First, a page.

1. Introduction

With neurodegenerative disease continuing to grow as a major global public health concern (Nichols et al., 2019), identifying risk factors and early biomarkers of neurodegenerative diseases has become increasingly important (Livingston et al., 2017, 2020). Currently, biomarkers for Alzheimer's disease (AD), the most common cause of dementia, tend to be expensive and invasive for the patient or research participant (Peskind et al., 2005; Wittenberg et al., 2019). Commonly used AD biomarkers include amyloid positron emission tomography scans (Chételat et al., 2020), cerebrospinal fluid amyloid and tau levels (Blennow and Zetterberg, 2018; Blennow et al., 2019), and plasma amyloid and tau concentrations (Hampel et al., 2018). These biomarkers are largely limited to specialist hospitals and are not globally accessible. Investigating speech as an AD biomarker may be an important contribution to decentralizing screening and profiling tools on a global scale.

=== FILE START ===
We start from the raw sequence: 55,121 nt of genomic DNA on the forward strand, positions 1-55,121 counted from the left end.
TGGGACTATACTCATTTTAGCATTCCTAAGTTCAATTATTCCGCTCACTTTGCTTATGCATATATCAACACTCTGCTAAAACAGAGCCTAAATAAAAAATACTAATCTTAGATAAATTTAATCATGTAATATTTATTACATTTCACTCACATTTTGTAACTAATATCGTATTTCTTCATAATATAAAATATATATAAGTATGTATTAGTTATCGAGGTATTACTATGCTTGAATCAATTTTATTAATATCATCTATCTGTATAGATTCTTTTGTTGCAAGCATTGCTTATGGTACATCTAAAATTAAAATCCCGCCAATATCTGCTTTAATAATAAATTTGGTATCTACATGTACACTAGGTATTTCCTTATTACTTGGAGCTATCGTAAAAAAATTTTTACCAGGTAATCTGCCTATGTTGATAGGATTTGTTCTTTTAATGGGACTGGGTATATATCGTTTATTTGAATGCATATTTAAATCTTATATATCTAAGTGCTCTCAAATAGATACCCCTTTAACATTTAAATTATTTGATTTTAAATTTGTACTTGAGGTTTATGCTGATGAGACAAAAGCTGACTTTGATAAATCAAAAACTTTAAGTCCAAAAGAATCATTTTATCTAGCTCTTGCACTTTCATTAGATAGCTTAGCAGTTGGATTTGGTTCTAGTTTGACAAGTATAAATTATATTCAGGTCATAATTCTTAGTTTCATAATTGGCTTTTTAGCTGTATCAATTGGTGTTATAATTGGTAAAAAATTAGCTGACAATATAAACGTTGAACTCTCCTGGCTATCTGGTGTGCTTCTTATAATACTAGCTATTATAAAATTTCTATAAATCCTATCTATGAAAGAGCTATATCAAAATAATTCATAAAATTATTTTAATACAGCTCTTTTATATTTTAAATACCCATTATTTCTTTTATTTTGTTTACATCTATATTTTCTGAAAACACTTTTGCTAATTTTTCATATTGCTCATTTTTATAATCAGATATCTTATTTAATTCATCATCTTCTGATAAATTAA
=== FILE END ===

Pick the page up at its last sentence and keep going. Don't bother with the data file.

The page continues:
Speech data are relatively easy to collect and require technological solutions that do not rely on specialist staff and facilities. Furthermore, it is a non-invasive and safe technique that may be more acceptable to patients, participants, and the public compared to currently used AD biomarkers, as a first procedure to identify those most likely to be AD biomarker positive. Previous studies have found important associations between features of speech and AD biomarkers (Boschi et al., 2017). Speech markers of interest include semantic processing errors, failure-to-stop errors, changes in connected speech, and declines in syntactic complexity (Ahmed et al., 2013; Venneri et al., 2018; Gollan et al., 2020; Mueller et al., 2021). Assessments of cognition made using speech and language technology have been found to be at least as equally discriminative between different groups when compared to traditional neuropsychological assessment (Garcia et al., 2020). These studies have collected data through face-to-face interactions between researchers and participants, which may again perpetuate the barriers to traditional biomarker testing access. Harnessing technology to gather these speech data remotely, be that via the telephone or videoconferencing platforms, will be an important step in widening access to research opportunities. This may even include digital assistants, such as Alexa, Siri, and Google Assistant, which collect “ambient intelligence” but would need to be considered within a well-designed ethical framework (Simon et al., 2022). These benefits are particularly relevant with the move to decentralized trials and trial access to traditionally underserved groups.